RTL models fly at KHz speeds

Carbon Design Systems

RTL models fly at KHz speeds

January 5, 2004

By Clive Maxfield
EEdesign.com
January 05, 2004 (8:56 PM EST)

Even with the increasing push towards capturing designs at higher levels of abstraction such as C/C++, the majority of design engineers still prefer to work in their "RTL comfort zone." The problem is that when you are simulating an entire System-on-Chip (SoC) with an embedded processor core, memory, peripherals, and other logic, you are lucky to achieve simulation speeds of more than a couple of Hz (that is, a few cycles of the main system clock for each second in real time).

So my ears pricked up with the December 2003 announcement by new-kid-on-the-block Carbon Design Systems that they have a solution that allows you to run your RTL model at kilohertz (KHz) speeds. Carbon's boast is that they can take your RTL and generate a linkable or executable object that:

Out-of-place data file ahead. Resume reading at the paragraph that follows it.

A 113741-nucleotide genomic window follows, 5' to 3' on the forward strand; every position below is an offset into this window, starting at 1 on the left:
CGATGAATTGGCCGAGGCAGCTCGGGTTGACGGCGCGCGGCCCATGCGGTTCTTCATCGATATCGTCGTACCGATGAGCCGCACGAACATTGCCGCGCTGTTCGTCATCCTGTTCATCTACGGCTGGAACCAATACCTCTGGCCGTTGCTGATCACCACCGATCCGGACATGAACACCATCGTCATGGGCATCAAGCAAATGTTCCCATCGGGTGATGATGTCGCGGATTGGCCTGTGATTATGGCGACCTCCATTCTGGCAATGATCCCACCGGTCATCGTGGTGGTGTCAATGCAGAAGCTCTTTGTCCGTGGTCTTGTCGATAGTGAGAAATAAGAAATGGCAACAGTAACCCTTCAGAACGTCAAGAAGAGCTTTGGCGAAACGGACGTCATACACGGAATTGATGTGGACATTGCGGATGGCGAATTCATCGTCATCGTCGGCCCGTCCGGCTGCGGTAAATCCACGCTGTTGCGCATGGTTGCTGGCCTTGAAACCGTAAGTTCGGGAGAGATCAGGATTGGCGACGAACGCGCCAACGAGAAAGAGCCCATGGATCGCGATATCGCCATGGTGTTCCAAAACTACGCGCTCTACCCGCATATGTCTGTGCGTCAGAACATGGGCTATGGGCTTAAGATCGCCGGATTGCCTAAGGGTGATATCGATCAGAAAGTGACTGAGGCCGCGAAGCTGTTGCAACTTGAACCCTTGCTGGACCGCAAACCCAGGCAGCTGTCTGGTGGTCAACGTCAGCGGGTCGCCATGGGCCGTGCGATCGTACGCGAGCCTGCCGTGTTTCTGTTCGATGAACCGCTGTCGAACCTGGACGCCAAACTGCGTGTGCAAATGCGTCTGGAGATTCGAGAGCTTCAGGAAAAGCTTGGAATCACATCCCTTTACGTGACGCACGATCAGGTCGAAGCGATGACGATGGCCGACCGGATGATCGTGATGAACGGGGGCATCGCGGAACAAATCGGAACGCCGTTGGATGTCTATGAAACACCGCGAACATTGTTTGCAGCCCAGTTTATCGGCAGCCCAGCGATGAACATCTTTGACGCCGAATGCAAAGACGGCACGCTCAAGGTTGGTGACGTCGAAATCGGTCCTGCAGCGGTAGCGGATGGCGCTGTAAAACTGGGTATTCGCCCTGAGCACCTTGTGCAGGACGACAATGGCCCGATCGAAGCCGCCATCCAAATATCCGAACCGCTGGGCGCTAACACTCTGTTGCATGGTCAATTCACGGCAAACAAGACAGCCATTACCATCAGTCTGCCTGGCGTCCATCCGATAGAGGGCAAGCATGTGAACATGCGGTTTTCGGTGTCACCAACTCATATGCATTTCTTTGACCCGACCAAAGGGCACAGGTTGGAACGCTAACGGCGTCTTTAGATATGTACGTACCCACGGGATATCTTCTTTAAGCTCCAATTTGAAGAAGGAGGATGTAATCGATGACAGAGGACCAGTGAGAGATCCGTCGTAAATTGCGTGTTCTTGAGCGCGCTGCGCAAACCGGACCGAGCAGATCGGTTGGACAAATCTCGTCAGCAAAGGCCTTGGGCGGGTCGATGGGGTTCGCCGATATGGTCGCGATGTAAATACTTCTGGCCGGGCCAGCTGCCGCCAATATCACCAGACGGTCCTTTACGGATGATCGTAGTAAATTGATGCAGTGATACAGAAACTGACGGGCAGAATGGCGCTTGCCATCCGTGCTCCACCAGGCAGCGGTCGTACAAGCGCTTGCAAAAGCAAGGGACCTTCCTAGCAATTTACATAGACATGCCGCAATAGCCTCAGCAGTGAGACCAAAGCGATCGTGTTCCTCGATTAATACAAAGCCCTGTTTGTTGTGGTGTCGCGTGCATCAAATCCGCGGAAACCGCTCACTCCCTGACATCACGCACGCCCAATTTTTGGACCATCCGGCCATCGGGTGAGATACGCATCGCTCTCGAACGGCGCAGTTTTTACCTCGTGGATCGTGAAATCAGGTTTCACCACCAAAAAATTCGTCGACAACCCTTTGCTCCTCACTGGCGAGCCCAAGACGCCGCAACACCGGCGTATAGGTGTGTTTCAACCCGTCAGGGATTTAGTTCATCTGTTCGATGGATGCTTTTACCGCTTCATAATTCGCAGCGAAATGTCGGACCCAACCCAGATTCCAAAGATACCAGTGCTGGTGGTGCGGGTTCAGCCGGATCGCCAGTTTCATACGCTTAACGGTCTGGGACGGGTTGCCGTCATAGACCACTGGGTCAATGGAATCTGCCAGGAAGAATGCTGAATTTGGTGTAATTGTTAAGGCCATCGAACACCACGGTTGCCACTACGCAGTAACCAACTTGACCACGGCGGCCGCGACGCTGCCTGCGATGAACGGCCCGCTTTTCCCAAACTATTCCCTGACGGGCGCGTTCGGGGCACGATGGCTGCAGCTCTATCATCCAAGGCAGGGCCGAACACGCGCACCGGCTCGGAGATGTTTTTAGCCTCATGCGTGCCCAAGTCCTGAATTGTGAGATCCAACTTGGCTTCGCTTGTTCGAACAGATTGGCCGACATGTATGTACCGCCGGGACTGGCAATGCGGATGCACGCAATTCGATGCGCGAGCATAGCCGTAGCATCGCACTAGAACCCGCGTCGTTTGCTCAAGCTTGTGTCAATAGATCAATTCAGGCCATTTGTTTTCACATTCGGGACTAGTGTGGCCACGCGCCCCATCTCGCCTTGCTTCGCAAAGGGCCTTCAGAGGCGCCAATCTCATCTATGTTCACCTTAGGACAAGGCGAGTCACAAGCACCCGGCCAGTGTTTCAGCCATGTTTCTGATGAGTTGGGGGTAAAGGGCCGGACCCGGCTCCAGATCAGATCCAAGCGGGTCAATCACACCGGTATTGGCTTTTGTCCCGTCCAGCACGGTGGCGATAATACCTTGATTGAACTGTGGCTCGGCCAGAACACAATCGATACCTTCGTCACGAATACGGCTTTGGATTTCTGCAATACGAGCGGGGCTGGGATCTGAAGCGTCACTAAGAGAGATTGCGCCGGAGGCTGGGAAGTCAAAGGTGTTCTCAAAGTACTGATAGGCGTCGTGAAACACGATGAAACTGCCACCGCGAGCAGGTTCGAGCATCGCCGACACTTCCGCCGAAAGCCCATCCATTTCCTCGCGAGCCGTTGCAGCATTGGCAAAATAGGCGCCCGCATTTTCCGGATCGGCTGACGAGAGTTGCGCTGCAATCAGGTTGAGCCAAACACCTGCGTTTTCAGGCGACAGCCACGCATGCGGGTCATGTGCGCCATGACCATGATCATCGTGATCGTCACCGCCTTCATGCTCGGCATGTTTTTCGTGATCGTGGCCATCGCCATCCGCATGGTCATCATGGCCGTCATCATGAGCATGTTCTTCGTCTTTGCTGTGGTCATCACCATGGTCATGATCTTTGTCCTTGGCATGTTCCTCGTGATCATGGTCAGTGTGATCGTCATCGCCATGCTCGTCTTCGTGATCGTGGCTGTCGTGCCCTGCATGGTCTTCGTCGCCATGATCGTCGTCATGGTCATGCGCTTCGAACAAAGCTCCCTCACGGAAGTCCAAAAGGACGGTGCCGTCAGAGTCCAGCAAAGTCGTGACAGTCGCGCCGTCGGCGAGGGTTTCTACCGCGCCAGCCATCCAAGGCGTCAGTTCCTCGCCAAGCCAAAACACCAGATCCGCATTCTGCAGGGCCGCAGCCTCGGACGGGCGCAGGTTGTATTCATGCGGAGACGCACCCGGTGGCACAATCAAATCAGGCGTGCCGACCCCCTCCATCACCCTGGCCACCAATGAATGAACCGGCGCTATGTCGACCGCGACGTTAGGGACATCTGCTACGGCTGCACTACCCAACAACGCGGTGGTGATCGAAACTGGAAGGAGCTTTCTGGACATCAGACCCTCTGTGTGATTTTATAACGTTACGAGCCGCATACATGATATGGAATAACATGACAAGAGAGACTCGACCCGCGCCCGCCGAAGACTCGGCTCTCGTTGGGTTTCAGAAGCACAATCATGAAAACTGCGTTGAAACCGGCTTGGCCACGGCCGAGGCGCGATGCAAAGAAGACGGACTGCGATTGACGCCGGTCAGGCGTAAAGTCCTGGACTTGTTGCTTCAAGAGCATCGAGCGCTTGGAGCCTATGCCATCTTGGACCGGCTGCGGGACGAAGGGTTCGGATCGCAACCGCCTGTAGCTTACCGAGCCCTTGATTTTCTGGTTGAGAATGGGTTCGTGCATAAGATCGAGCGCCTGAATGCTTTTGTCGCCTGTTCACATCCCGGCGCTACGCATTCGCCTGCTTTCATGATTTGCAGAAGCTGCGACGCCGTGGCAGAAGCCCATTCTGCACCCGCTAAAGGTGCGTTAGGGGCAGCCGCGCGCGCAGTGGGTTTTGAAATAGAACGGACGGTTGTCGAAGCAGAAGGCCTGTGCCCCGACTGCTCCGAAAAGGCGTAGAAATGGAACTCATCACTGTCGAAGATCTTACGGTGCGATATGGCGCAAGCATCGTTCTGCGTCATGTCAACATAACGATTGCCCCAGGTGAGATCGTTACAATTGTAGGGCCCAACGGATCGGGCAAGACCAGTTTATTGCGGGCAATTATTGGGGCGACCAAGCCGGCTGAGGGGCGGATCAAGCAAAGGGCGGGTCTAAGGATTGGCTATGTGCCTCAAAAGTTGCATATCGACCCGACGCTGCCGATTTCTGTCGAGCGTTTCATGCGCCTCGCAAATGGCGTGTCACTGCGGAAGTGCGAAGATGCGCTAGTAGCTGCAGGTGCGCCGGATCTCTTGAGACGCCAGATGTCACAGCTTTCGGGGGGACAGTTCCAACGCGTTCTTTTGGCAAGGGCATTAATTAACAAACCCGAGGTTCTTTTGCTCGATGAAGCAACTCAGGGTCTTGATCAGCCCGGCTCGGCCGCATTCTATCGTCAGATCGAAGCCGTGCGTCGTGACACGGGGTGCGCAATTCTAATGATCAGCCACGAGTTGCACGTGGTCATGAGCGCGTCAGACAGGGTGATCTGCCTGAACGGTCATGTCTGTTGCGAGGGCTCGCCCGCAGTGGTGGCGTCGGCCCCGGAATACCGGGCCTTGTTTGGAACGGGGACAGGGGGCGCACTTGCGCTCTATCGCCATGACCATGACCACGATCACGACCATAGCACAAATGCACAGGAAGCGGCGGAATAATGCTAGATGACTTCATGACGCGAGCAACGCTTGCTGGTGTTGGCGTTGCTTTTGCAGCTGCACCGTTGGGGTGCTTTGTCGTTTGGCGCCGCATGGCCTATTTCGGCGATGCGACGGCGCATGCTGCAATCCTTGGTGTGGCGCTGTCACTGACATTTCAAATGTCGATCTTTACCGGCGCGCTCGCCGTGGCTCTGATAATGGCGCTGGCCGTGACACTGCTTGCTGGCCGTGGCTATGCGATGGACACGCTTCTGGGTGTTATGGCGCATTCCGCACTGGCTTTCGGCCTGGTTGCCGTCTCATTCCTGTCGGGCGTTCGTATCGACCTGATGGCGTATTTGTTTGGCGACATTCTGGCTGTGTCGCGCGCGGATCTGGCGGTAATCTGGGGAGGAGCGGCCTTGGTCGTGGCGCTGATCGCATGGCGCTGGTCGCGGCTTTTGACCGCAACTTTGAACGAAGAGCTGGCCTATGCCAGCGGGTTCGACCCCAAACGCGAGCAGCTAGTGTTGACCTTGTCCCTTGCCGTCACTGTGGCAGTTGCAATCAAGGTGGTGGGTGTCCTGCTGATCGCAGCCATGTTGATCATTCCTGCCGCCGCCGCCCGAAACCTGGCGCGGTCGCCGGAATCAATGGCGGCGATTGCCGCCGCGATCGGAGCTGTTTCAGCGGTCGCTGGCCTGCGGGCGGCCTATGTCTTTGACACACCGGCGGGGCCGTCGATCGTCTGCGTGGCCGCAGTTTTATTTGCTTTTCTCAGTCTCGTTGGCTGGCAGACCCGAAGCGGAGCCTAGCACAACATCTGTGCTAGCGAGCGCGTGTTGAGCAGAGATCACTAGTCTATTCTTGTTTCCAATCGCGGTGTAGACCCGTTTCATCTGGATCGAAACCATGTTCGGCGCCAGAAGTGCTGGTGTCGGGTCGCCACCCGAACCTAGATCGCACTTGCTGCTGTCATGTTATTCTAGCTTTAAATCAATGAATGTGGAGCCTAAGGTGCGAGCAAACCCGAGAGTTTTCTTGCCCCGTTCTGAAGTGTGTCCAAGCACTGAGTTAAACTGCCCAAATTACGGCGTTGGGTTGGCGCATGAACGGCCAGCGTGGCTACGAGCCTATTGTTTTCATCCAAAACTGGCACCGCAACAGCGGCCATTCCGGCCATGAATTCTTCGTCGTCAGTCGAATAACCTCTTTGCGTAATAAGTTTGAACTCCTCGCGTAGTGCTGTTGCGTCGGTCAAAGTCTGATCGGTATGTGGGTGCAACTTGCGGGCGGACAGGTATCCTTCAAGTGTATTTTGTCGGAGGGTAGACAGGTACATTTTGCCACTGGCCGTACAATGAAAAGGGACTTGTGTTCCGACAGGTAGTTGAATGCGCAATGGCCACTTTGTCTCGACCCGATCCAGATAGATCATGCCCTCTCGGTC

* Compiles like a simulator
* Runs like an emulator
* Deploys like software
* Plays like Golden RTL
Wow! If it only made our teeth a little whiter we'd have it all!

A typical pre-Carbon design flow

Before we plunge headfirst into Carbon's technology, let's first refresh ourselves as to a typical pre-Carbon SoC design flow. (In reality, of course, there's no such thing as a "typical flow", but we'll consider a somewhat generic example and work our way up from there.)

Let's assume that you create the first pass of your design at a high level of abstraction using SystemC. This representation will probably be in the form of a SystemC "framework" that gathers together a collection of blocks, the contents of which are also specified using SystemC. When verifying the design at this level of abstraction, you might achieve simulation speeds of around 800 KHz.

As the design progresses, you will keep the SystemC framework, but you will start to decompose the blocks into functions and refine these functions into their RTL counterparts. These RTL blocks are the representations that will eventually be synthesized down to form the final implementation in silicon, so you would really like to verify the software portions of the design against these representations. The problem is that once you start to use RTL versions of the hardware, simulation speeds drop to a painful crawl of only a few Hz.